Celestial mechanics is the branch of astronomy that deals with the motions of celestial objects.
A chemical bond is a lasting attraction between atoms, ions or molecules that enables the formation of chemical compounds.
A circle is a simple closed shape.
In geometry, the circumference (from Latin circumferentia, meaning "carrying around") of a circle is the (linear) distance around it.
A codex (from the Latin caudex for "trunk of a tree" or block of wood, book), plural codices, is a book constructed of a number of sheets of paper, vellum, papyrus, or similar materials.
Codex Petropolitanus, designated by Π or 041 (in the Gregory-Aland numbering), ε 73 (von Soden), is a Greek uncial manuscript of the Gospels, dated palaeographically to the 9th-century.
In standard cosmology, comoving distance and proper distance are two closely related distance measures used by cosmologists to define distances between objects.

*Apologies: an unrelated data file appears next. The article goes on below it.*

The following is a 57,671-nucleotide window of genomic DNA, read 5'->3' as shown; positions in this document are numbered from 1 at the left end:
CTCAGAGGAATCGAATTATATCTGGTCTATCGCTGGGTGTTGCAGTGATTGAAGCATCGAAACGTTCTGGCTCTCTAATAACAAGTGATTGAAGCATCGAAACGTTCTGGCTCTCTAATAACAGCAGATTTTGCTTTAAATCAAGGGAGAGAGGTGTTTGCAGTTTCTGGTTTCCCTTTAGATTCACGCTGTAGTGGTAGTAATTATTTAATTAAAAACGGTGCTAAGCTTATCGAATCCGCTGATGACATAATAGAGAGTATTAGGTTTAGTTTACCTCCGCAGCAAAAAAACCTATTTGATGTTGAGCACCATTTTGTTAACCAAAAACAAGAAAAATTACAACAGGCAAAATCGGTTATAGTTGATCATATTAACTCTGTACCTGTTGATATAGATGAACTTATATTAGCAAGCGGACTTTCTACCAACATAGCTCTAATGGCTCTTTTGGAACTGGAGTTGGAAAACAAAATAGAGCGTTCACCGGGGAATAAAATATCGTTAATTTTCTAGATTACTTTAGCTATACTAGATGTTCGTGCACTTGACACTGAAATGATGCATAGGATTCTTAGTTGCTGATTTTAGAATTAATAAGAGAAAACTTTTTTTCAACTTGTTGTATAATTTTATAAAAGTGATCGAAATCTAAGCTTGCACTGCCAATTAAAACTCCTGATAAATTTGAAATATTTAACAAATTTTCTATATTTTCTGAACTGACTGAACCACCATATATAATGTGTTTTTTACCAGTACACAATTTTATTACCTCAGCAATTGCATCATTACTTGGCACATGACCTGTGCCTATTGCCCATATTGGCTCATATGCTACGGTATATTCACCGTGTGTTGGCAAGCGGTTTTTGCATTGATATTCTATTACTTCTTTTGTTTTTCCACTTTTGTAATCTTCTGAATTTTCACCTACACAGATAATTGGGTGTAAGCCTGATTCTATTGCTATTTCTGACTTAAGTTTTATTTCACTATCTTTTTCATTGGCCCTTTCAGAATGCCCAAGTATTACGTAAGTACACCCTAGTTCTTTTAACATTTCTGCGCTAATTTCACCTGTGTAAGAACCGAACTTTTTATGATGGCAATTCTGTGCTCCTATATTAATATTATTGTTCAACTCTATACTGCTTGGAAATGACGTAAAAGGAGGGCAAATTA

The Coptic alphabet is the script used for writing the Coptic language.
Cursive (also known as script or longhand, among other names) is any style of penmanship in which some characters are written joined together in a flowing manner, generally for the purpose of making writing faster.
The Cyrillic script is a writing system used for various alphabets across Eurasia (particularity in Eastern Europe, the Caucasus, Central Asia, and North Asia).
In geometry, a diameter of a circle is any straight line segment that passes through the center of the circle and whose endpoints lie on the circle.